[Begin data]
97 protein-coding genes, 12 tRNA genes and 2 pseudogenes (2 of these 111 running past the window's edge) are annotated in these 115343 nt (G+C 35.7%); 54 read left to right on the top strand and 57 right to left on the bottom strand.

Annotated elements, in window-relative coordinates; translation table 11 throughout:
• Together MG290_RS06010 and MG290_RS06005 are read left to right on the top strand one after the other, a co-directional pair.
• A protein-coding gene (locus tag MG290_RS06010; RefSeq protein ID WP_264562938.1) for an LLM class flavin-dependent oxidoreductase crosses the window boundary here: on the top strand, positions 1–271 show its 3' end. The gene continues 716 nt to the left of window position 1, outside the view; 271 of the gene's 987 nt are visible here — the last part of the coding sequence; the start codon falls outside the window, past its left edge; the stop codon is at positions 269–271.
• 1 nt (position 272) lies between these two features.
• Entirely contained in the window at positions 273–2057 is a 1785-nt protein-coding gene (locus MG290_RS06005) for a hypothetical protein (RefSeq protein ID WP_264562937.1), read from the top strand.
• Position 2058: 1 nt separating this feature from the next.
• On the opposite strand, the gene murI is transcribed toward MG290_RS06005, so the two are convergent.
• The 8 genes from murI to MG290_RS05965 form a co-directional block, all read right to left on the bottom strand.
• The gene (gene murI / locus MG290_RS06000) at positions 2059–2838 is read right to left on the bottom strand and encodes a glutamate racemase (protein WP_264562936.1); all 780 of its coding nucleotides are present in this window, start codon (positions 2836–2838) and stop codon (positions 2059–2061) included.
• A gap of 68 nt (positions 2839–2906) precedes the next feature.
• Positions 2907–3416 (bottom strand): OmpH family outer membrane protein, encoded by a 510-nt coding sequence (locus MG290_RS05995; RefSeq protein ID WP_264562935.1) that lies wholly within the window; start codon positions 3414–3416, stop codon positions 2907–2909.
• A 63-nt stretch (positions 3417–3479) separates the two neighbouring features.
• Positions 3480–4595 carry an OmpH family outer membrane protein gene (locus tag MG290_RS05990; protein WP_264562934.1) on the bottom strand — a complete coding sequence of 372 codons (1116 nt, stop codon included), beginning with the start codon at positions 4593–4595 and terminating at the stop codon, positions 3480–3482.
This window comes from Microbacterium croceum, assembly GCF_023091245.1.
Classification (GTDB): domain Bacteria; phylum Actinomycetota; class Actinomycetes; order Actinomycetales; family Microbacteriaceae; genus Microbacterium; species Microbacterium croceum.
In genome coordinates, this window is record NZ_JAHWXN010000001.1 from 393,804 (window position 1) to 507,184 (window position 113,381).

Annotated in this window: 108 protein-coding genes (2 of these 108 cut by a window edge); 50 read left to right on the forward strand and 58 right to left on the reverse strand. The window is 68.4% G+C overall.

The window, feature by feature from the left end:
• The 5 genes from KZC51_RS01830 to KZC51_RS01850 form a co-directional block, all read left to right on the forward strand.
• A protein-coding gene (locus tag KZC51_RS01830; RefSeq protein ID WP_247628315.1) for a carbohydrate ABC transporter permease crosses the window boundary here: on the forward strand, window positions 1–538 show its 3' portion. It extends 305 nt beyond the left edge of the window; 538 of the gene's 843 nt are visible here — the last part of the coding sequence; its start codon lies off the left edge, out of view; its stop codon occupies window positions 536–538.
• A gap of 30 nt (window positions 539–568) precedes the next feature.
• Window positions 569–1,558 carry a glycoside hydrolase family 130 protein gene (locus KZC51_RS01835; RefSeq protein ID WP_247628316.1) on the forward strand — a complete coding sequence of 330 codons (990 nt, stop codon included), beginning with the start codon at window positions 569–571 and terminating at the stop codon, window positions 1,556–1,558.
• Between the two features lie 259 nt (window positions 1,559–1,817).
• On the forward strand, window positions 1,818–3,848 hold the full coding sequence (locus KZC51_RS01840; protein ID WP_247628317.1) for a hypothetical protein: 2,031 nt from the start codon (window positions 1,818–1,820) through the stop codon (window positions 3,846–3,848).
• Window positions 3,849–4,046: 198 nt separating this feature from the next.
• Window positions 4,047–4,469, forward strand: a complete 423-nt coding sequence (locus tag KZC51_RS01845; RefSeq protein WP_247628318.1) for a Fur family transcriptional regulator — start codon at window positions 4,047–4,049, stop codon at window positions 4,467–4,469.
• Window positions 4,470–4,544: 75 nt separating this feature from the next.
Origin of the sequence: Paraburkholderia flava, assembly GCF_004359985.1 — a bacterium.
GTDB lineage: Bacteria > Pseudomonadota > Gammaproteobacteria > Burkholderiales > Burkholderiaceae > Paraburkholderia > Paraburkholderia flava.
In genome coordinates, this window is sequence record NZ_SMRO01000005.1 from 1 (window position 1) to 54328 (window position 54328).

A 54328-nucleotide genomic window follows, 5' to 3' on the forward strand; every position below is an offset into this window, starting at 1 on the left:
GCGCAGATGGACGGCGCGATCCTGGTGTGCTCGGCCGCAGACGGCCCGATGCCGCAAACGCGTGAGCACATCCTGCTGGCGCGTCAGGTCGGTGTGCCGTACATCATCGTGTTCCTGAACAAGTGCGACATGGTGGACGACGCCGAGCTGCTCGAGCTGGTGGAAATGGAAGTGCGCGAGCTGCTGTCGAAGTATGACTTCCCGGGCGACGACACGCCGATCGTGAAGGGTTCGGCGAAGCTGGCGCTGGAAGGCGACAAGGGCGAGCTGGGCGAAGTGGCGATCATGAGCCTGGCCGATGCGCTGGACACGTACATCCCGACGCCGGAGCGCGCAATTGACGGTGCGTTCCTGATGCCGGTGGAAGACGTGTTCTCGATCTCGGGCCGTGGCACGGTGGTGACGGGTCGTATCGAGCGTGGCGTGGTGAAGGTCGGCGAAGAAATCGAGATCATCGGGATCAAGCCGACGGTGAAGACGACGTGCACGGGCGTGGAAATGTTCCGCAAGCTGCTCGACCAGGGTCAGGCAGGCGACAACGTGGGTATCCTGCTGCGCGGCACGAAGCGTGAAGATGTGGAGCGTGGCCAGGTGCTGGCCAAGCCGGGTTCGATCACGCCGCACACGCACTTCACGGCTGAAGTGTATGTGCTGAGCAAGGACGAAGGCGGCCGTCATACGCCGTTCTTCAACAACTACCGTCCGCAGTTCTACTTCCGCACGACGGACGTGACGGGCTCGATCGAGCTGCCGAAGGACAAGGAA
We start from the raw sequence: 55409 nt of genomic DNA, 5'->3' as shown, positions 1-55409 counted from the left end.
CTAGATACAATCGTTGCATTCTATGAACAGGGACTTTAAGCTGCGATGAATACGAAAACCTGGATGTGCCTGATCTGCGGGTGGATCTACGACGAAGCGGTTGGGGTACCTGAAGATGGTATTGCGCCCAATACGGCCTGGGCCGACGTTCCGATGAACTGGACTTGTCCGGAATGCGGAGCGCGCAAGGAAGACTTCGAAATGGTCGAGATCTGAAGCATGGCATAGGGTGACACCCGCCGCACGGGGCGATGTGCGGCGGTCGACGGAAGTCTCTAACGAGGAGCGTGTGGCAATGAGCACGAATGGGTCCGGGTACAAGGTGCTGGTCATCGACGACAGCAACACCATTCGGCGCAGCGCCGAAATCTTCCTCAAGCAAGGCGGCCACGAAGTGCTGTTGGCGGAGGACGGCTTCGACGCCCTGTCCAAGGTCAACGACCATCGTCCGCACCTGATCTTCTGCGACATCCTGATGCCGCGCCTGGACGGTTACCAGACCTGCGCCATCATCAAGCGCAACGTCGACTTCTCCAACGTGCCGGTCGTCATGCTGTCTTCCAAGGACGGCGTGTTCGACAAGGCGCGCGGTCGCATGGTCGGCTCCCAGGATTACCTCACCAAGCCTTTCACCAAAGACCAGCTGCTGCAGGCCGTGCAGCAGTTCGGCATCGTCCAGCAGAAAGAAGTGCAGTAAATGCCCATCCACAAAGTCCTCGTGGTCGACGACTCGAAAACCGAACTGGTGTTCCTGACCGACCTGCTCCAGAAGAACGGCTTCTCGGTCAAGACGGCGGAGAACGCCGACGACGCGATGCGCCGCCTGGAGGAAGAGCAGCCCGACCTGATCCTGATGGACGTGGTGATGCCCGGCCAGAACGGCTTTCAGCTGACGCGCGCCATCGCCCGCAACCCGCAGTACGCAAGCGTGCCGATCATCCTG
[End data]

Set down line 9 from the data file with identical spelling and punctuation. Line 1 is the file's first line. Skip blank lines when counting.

• The 8 genes from murI to MG290_RS05965 form a co-directional block, all read right to left on the bottom strand.